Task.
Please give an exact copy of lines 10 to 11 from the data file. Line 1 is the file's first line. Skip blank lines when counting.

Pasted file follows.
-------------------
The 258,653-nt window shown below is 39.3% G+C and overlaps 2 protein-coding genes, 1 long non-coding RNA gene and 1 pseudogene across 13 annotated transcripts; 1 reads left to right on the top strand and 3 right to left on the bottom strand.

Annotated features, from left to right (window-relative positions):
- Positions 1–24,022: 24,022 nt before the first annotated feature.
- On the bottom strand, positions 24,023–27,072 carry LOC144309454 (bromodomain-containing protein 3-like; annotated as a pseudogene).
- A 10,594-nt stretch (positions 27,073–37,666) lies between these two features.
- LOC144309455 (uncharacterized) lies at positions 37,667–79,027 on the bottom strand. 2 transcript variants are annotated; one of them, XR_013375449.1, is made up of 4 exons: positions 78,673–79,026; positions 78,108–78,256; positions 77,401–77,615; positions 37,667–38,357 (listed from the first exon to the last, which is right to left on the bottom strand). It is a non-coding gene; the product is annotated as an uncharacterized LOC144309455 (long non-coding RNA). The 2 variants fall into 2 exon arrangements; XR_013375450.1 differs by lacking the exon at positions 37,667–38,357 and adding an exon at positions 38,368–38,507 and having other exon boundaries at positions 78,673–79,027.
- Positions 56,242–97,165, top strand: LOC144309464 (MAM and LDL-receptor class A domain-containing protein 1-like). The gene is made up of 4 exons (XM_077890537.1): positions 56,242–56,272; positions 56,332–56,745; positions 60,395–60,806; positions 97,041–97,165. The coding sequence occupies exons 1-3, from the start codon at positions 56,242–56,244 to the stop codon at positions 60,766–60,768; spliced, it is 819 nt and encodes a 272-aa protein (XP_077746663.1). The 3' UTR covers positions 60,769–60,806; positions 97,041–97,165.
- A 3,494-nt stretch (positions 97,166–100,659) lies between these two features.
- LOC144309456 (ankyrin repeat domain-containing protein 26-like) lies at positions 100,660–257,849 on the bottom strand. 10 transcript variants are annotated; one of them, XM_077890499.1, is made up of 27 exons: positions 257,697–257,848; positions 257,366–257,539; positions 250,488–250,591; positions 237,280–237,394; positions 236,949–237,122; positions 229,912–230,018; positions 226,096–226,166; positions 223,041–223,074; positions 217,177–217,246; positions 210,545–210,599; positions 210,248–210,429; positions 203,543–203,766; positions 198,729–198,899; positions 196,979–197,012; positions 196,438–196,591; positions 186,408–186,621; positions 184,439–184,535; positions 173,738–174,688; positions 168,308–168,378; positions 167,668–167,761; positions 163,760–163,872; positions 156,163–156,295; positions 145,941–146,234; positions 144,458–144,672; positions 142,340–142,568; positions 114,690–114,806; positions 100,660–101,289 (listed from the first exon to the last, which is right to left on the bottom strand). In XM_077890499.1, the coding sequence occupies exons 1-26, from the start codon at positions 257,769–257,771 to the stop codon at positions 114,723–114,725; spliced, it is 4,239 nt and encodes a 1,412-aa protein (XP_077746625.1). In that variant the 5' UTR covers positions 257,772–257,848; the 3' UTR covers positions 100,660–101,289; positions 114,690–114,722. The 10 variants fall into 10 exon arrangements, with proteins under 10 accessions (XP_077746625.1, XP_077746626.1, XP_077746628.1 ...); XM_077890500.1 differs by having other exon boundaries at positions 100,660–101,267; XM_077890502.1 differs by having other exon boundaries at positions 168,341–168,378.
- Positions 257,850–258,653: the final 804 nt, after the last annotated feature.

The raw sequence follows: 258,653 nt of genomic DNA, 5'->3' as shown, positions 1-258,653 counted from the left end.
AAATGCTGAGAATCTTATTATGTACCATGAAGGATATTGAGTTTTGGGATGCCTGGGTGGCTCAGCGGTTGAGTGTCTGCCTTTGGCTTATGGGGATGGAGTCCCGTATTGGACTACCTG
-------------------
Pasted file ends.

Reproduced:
- Positions 257,850–258,653: the final 804 nt, after the last annotated feature.

The raw sequence follows: 258,653 nt of genomic DNA, 5'->3' as shown, positions 1-258,653 counted from the left end.